This is what you’ve called to say.
Tuesday’s over and already the phone wires
are turning into black ropes. We are bound this way,
you and I. We spend all night plucking ribs
from our stomachs. I could take a train
to visit you. I could pretend the brown gash
through the moon isn’t a mean streak.
The moon, too, is hard to touch.
We’re not sure who to blame for this.
We’re not sure when we last talked
but it’s long enough that you ask if
it’s gotten cold here yet, and if so
am I warm enough in that thin leather coat.
I lie and say I am. Of course, by now,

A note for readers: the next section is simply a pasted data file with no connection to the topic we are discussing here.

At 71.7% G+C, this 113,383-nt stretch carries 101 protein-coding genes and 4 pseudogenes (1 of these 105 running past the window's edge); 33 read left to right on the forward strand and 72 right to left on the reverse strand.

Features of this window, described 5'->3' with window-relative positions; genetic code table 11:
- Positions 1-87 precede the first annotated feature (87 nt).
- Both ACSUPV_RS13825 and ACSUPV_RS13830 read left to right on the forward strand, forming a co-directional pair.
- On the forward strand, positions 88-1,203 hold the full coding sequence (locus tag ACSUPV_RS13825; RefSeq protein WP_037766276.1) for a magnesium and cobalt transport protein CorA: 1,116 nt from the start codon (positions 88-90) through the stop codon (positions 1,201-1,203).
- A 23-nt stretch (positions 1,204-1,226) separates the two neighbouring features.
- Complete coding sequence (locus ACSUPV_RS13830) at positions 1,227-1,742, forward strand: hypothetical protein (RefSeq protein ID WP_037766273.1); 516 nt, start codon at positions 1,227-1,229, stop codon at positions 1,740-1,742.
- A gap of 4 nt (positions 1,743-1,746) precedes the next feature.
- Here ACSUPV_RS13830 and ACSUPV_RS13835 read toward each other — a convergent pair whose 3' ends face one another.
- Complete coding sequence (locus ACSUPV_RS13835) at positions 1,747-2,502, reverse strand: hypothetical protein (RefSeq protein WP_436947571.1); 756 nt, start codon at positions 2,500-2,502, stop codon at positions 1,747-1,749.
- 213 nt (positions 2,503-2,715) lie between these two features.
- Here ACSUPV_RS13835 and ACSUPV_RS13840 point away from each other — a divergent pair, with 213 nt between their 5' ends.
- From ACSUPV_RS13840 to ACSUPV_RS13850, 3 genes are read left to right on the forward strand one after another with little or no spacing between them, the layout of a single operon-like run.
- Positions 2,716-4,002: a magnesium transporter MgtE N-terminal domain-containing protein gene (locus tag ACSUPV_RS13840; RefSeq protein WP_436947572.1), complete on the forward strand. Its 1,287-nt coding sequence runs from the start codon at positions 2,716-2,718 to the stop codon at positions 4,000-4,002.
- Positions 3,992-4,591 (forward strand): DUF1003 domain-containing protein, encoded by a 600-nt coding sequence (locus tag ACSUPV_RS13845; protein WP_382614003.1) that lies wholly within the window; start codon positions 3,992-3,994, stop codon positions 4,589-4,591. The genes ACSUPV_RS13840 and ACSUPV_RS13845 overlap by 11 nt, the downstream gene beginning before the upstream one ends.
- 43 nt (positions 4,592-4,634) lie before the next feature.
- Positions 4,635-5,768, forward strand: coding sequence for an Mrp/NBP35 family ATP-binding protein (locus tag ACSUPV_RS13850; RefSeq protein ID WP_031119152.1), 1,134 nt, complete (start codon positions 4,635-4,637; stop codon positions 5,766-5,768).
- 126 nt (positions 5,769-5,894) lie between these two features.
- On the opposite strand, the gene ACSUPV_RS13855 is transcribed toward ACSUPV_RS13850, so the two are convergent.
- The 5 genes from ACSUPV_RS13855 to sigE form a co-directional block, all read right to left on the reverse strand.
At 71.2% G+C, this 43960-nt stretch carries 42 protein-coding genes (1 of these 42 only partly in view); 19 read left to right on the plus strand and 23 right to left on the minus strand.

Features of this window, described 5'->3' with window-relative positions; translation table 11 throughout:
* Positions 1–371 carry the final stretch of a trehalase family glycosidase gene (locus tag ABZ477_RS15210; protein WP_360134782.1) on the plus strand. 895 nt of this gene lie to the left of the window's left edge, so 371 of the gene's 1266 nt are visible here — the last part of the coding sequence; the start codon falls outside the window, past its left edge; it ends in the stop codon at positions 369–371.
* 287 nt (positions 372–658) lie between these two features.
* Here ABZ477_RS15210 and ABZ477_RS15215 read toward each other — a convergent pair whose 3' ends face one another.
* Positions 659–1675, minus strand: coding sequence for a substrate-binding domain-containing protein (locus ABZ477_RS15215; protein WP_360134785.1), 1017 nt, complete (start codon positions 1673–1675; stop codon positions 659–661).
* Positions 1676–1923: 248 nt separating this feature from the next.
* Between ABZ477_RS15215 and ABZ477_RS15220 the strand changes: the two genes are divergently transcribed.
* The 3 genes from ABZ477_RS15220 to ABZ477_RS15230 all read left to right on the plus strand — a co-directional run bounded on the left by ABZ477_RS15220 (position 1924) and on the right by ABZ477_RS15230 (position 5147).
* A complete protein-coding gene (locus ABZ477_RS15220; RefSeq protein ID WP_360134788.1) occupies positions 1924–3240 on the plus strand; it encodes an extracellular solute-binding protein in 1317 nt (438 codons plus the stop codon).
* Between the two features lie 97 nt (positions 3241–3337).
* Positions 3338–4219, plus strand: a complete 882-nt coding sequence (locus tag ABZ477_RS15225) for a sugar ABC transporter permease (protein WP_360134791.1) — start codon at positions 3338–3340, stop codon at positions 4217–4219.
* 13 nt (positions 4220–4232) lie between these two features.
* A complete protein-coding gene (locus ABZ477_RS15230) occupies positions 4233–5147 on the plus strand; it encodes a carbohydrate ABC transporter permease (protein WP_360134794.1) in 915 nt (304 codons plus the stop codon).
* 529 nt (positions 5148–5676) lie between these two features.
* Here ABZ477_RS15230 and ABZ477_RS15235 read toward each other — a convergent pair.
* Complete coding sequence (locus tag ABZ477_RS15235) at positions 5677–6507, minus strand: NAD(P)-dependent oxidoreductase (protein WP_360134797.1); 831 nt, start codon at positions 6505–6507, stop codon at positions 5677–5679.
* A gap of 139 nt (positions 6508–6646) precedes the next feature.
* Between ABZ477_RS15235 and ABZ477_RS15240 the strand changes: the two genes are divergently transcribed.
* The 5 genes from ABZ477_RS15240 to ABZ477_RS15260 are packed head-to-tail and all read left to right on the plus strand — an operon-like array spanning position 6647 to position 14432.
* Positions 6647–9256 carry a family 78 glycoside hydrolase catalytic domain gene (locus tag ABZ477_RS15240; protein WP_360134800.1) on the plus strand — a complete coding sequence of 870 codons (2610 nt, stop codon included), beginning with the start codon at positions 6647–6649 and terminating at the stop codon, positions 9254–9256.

it’s 4am and the moon’s lost patience.
It sinks beneath the dark green pines.
“You New Lover is Hard to Touch” first appeared in Gulf Stream #18 (2002)
Stacey Waite is Assistant Professor of English at the University of Nebraska—Lincoln and has published four collections of poems: Choke (winner of the 2004 Frank O’Hara Prize), Love Poem to Androgyny (winner of the 2006 Main Street Rag Chapbook Competition), the lake has no saint (winner of the 2008 Snowbound Prize from Tupelo Press), and Butch Geography (Tupelo Press, 2013). Waite is the co-host of the radio podcast Air Schooner produced by Prairie Schooner and is a Senior Poetry Editor at Tupelo Quarterly. The poem, “Your New Lover is Hard to Touch,” appeared in Waite’s first chapbook, Choke.